This story has touched my heart in so many ways over the years. It was offered in Jack Kornfield’s book The Art of Forgiveness, Lovingkindness, and Peace. What moves me so deeply?is that this isn’t the story of Ghandi or Mother Theresa or MLK. It was the response of an ordinary woman with an extraordinary heart.
The amazing truth is that when we learn to listen to our hearts and hear their wisdom, they are all extraordinary. Every human heart, when fully accessed, holds the wisdom of a saint. There might be confusion, wounding, scars and deep unskillful conditioning shrouding our goodness, but the more we orient towards it and harken to its call the more we naturally open to its fullness. – its truth and transformation. Just by being here on AskLove that transformation will happen organically all by itself.
Once on the train from Washington DC to Philadelphia Jack sat next to an African American man who ran a rehabilitation program for juvenile offenders. Most of the youths he worked with were gang members who had committed homicide.
One fourteen year old boy had shot and killed an innocent teenager to prove himself to his gang. At the trial, the victim’s mother sat impassively silent until the end, when the youth was convicted of the killing. After the verdict was announced, she stood up slowly and looked directly at him and stated, “I’m going to kill you.” Then the youth was taken away to serve several years in the juvenile facility.
After the first half year, the mother of the slain child went to visit his killer. He had been living on the streets before the killing, and she was the only visitor he’d had. For a time they talked and when she left she gave him some money for cigarettes.. The she started step by step to visit him more regularly, bringing food and small gifts. Near the end of his three year sentence she asked him what he would be doing when he got out. He was confused and very uncertain, so she offered to set him up with a job at a friend’s company. Then she inquired about where he would live, and since he had no family, she offered him temporary use of the spare room in her home.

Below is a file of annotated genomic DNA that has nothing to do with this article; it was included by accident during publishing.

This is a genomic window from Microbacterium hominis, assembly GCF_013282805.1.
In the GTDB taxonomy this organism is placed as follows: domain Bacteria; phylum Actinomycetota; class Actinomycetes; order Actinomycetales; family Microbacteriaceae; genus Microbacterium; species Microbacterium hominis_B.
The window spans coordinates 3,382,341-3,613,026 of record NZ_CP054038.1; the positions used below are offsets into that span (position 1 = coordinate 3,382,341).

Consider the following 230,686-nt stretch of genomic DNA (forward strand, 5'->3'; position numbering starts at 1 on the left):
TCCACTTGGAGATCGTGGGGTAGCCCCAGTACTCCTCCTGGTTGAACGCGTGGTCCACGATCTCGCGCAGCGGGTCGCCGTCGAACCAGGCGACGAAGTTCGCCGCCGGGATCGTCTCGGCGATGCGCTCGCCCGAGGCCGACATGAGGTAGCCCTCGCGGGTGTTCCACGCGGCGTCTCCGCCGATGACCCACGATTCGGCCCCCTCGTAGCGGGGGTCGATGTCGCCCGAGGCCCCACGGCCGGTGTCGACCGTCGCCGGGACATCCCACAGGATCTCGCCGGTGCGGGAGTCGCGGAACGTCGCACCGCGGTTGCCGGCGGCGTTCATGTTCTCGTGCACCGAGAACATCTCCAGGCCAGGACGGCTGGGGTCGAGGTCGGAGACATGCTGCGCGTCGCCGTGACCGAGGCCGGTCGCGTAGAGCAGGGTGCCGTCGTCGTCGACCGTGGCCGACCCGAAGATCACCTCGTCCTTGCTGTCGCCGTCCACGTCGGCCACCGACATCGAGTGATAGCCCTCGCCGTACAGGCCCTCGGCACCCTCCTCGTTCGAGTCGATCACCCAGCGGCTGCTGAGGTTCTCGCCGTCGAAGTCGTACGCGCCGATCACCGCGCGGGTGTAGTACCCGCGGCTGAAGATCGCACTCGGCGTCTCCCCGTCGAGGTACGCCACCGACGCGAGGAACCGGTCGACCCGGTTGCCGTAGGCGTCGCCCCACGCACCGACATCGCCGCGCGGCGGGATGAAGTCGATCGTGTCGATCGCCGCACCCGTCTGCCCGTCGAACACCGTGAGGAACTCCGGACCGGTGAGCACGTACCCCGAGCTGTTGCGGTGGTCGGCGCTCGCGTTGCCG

For eight months he lived there, ate her food, and worked at the job. Then one evening she called him into the living room to talk. She sat down opposite him and waited. The she started,
“Do you remember in the courtroom when I said I was going to kill you?”
“I sure do,” he replied.
“Well, I did,” she went on. “I did not want the boy who could kill my son for no reason to remain alive on this earth. I wanted him to die. That’s why I started to visit you and bring you things. That’s why I got you the job and let you live here in my house. That’s how I set about changing you. And that old boy, he’s gone. So now I want to ask you, since my son is gone, and that killer is gone if you’ll stay here. I’ve got room., and I’d like to adopt you if you let me.”
And she became the mother of her son’s killer, the mother he never had.
In April 2015 Eva Kor, survivor of the Auschwitz-Birkenau death camp, traveled to Germany to testify in the trial of former Nazi Oskar Gr?ning. During this trial, Kor and Gr?ning shared an embrace and a kiss, with Eva thanking Gr?ning for his willingness, at age 93, to testify as to what happened more than 70 years ago and speak out against holocaust denial. The kiss and embrace stirred up great controversy and anger. Many of her fellow survivors characterized it as a betrayal justice and the horrific ordeal they suffered.
In a July 15th 2016 BBC interview Eva said, ?Why are we willing to accept animosity and revenge and not goodwill??
“DLS “- Indeed, we must not put more fuel on the fire. But instead extinguish the fire with the amazing power of UNCONDITIONAL LOVE. Time heals. Love heals. Even if it takes 70 years, so be it. Thank you for sharing this remarkable story of transformation! It deeply touches me.